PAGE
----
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NightWatch 20100613

NightWatch

For the Night of 13 June 2010

The Korea Confrontation

North Korea: On Saturday North Korea repeated its warning that it will attack South Korean loudspeakers. The warning was renewed after South Korea announced it decided to resume the propaganda broadcasts across the Demilitarized Zone after the UN Security Council deliberates the sinking of the Cheonan. Excerpts from the North's statement follow.


"The commander of the Korea People's Army Front's Central Zone has already solemnly clarified at home and abroad our army's firm position that, should the gang of traitors resume anti-Republic psychological warfare in the front area, we would completely eradicate all means of psychological warfare, including loudspeakers, with direct-aimed destructive shots. "

"This notwithstanding, the gang of traitors, gone nuts over confrontation with fellow countrymen, is persisting in frantically bustling about in preparations for resuming full-scale anti-Republic psychological warfare in the front area."

"Following traitor Lee Myung-bak's so-called address to the people on 24 May, puppet Defense Minister Kim Tae-young declared steps to resume anti-Republic psychological warfare. Since then, the puppets have already installed loudspeakers for psychological warfare in 11 places in the Military Demarcation Line [MDL] area. It is stepping up preparations to install additional loudspeakers for anti-Republic psychological warfare in more than 30 places as a secondary step, and in 94 places in the long term."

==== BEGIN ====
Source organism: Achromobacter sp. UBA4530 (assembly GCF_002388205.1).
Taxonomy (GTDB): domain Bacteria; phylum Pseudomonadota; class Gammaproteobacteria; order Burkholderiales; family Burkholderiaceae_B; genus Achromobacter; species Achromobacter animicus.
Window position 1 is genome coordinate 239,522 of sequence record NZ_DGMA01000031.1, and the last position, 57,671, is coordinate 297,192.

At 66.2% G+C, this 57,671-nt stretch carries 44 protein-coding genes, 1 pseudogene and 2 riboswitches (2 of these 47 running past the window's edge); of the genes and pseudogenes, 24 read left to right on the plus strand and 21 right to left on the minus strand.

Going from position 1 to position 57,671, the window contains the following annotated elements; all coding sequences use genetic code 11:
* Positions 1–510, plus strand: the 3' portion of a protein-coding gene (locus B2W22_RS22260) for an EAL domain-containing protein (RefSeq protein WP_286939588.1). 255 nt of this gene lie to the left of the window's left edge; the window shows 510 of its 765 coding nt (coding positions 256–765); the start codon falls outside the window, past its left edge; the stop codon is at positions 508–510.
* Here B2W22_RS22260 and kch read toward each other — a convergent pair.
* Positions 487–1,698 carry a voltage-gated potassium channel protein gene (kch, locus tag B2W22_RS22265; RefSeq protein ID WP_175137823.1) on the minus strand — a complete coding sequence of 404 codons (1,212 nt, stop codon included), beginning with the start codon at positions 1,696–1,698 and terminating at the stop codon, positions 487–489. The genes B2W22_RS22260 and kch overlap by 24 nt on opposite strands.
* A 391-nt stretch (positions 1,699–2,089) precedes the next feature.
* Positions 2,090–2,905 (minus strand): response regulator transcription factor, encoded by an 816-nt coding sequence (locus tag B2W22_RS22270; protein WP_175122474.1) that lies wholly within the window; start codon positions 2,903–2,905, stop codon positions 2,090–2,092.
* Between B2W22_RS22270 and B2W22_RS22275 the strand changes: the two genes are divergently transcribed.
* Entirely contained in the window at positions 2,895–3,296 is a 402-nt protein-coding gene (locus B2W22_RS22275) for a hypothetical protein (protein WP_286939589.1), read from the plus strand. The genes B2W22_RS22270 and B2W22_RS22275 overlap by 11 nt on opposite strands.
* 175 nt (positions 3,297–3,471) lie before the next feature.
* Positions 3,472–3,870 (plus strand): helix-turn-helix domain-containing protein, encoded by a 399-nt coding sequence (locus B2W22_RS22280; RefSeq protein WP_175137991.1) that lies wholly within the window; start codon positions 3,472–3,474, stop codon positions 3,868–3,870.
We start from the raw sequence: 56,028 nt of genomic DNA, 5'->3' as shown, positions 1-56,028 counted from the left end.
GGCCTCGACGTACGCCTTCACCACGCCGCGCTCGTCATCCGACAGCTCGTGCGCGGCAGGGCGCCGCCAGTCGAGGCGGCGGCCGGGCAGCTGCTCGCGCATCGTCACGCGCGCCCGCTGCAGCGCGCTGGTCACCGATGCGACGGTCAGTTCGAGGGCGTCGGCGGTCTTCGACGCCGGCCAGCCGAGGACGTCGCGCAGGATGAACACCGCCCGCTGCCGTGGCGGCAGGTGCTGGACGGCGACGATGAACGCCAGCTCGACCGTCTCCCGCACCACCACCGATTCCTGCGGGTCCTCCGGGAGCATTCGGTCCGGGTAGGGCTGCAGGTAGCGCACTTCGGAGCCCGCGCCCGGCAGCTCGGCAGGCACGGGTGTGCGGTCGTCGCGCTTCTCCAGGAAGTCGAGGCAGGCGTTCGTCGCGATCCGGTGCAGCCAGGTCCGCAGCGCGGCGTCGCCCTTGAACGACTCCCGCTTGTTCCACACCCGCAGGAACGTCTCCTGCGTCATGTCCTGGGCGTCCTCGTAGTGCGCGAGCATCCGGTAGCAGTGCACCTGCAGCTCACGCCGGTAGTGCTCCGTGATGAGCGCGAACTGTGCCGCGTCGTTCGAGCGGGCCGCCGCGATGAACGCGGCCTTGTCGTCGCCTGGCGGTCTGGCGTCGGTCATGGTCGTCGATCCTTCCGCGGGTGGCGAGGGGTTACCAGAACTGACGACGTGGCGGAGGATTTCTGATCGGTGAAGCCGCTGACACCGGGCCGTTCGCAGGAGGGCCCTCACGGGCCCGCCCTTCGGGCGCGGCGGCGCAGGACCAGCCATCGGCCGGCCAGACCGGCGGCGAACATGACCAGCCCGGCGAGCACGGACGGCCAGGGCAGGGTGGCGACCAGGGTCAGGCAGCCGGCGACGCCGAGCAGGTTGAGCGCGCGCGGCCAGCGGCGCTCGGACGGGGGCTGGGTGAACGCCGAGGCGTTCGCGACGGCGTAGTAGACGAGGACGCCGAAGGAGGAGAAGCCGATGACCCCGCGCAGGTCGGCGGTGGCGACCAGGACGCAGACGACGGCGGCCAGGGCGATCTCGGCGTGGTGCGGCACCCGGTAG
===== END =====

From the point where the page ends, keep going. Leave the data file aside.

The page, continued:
"What is more, it is attempting to set up even electronic display boards for psychological warfare in 11 places….When viewed from a military point that psychological warfare is one of the basic operational forms for carrying out a war, the installation of the means for an anti-Republic psychological warfare is a direct proclamation of war against us."

"Therefore, as already gravely warned by the commander of the front's central zone, our revolutionary armed forces will launch into an action for an all-out military strike to completely put an end to the gang of traitors' means for an anti-Republic psychological warfare on all fronts without leaving any traces.

The resolute military strike by our revolutionary armed forces is by no means a one-for-one response on the principle of proportion which the gang of traitors is babbling about. They should bear in mind that our military response is a merciless military strike foreseeing even Seoul's sea of fire which is a stronghold of the gang of traitors.

Comment: The North Koreans are serious about the warning. The statement contains no conditional language. The North will shoot at the speakers or otherwise destroy them. The details of the statement show they are registering targets to take them out.

The statement also exposes the reasoning the North uses to declare this or that act a direct "proclamation of war," as a justification for taking action. In short, anything that is dual use - useful in peacetime and wartime - is an act of war when South Korea or the allies use it or do it.

The "sea of fire" reference has several antecedents, but the most famous is during the 1994 crisis, when a military spokesman threatened that North Korea would turn Seoul into a "sea of fire." This time the North did NOT threaten to turn Seoul into a sea of fire as Yonhap and other news services reported. The text above contains the exact quote. "Foreseeing" is a mistranslation for "foreshadowing."

The North's propagandists have overused it so that it no longer evokes the concern of 1994. The North's leaders can turn Seoul into a sea of fire with missiles and artillery. In the process, they would lose their entire country, but South Korea would survive.

In 1994, during the nuclear crisis then, it was scary. Against the background of severe food shortages and economic privation, it comes off a bit unhinged.